Through the bridge on the River Spaarn, Haarlem.

Haarlem was for centuries larger and wealthier than Amsterdam, thanks to the Protestant immigrants from Belgium who brought the textile and beer trade to town and it’s still one of the more affluent places in the country.

It even has a discreet red light district next to the church. The ladies wave from the upstairs windows – another very Dutch cultural experience. ‘They know me from last week,’ says Marcel, waving back.

Next morning we have a leisurely breakfast as the barge takes us up river, then hop on our bikes for a thirty kilometre ride. This sounds daunting to some, but the day is broken by two hours in the spectacular Keukenhof Gardens, then by photo stops as we ride past the tulip fields. They’re only in bloom during the spring, so the trip is perfectly timed.

Tiptoeing through the tulips. You’re in big trouble if you step on them.

Tired but happy, we meet the barge for dinner in Leiden. It’s a buzzing student town, birthplace of Rembrandt and site of the Netherlands’ first university, established by William of Orange as a reward for Leiden’s brave resistance of the Spanish siege. Marcel knows his history too.

The short night ride to explore the town is optional, so some take the opportunity to give tired legs and tender rear-ends a well-earned rest.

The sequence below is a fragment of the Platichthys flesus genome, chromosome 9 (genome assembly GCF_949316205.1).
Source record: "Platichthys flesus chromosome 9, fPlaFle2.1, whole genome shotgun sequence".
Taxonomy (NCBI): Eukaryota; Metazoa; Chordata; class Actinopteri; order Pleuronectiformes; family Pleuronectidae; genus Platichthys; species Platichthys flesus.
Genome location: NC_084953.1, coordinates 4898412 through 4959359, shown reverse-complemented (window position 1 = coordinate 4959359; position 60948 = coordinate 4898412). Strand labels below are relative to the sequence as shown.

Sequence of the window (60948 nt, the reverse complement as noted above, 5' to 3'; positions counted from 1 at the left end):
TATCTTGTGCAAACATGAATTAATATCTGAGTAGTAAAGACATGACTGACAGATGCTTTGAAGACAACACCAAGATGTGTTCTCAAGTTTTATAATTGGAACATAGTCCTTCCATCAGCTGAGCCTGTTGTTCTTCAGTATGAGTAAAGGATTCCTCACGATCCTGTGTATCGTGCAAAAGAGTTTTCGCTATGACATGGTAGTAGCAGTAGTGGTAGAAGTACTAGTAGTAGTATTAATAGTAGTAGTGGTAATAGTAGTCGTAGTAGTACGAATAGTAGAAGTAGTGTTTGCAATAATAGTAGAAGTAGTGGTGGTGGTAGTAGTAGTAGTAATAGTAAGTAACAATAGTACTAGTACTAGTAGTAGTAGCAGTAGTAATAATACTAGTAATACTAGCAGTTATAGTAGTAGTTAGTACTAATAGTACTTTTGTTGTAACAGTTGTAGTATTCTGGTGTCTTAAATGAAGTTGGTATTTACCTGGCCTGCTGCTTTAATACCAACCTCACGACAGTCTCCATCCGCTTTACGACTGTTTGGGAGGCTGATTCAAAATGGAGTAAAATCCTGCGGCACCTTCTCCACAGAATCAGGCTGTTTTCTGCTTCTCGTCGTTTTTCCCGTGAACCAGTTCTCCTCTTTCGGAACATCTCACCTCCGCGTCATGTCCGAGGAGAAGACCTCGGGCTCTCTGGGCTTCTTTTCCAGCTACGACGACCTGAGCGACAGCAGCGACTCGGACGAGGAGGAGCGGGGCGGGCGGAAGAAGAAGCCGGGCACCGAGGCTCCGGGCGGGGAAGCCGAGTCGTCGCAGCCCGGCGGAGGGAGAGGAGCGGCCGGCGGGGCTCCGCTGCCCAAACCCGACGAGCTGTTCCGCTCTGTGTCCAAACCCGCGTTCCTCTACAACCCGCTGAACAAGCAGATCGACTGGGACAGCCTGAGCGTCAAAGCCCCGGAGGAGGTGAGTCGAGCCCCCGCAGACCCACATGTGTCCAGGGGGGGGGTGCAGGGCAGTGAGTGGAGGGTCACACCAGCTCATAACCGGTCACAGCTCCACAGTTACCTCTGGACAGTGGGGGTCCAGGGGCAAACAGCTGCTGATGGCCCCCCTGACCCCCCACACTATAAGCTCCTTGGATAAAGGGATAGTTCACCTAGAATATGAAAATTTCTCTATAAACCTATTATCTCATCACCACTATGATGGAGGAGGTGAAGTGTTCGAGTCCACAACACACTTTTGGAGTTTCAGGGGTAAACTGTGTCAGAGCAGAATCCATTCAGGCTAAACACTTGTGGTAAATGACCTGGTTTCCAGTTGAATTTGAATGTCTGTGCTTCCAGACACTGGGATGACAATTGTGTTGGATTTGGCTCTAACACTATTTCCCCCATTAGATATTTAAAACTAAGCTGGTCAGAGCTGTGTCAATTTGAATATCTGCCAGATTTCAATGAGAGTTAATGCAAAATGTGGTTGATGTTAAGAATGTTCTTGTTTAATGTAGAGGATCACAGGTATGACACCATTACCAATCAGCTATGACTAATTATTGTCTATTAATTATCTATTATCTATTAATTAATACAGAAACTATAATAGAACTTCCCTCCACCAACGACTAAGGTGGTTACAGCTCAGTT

Day Three turns out to be the best, and longest, cycling day of the trip, as we ride into the area known as Holland’s Green Heart. It’s classic Dutch countryside, green polder fields criss-crossed by canals, each with its resident white swans.

Marcel calls a halt at a windmill, where volunteer miller Andries shows us around. This mill dates back to the 1600s, he tells us, though there was a mill here as early as 1430, pumping water out of the canal and sending it towards the nearby Haarlemmer Lake.

Andries explains the wondrous workings of the windmill.

On our final morning we need to make an early start on the bikes. The flower market at Aalsmeer is the world’s biggest, and much of the action happens at dawn. Though I know Holland well, this is new to me.

Aalsmeer Flower Market claims to be the world’s biggest building (by area).

It is extraordinary. Billions of boxed blooms are being appraised and auctioned to buyers sitting on tiered banks tapping bids into their computer screens. Thousands of cases are shuttled on little trains around what we’re told is the biggest building in the world by the area.

Four and a half thousand people work here and by some mysterious process every one of them seems to know exactly what to do. To visitors watching from the observation deck, it’s an amazing hive of fast-motion activity.

We ride back to the Holland for breakfast, farewells and a final glide through the locks and drawbridges back into Amsterdam.

Paris and Mihir declare it their best holiday ever and many make plans to do it again, or to take a longer barge/bike tour. This has been an excellent degustation Dutch menu. More please!

The writer was the guest of Utracks.

Three Amsterdam attractions are a short walk from the start and end of the barge trip:

The Scheepvaart (Maritime) Museum has just reopened after a major refurbishment. EUR15, children EUR7.50 See hetscheepvaartmuseum.nl

NEMO science and technology museum is always a winner with the younger family members. EUR13.50. See e-nemo.nl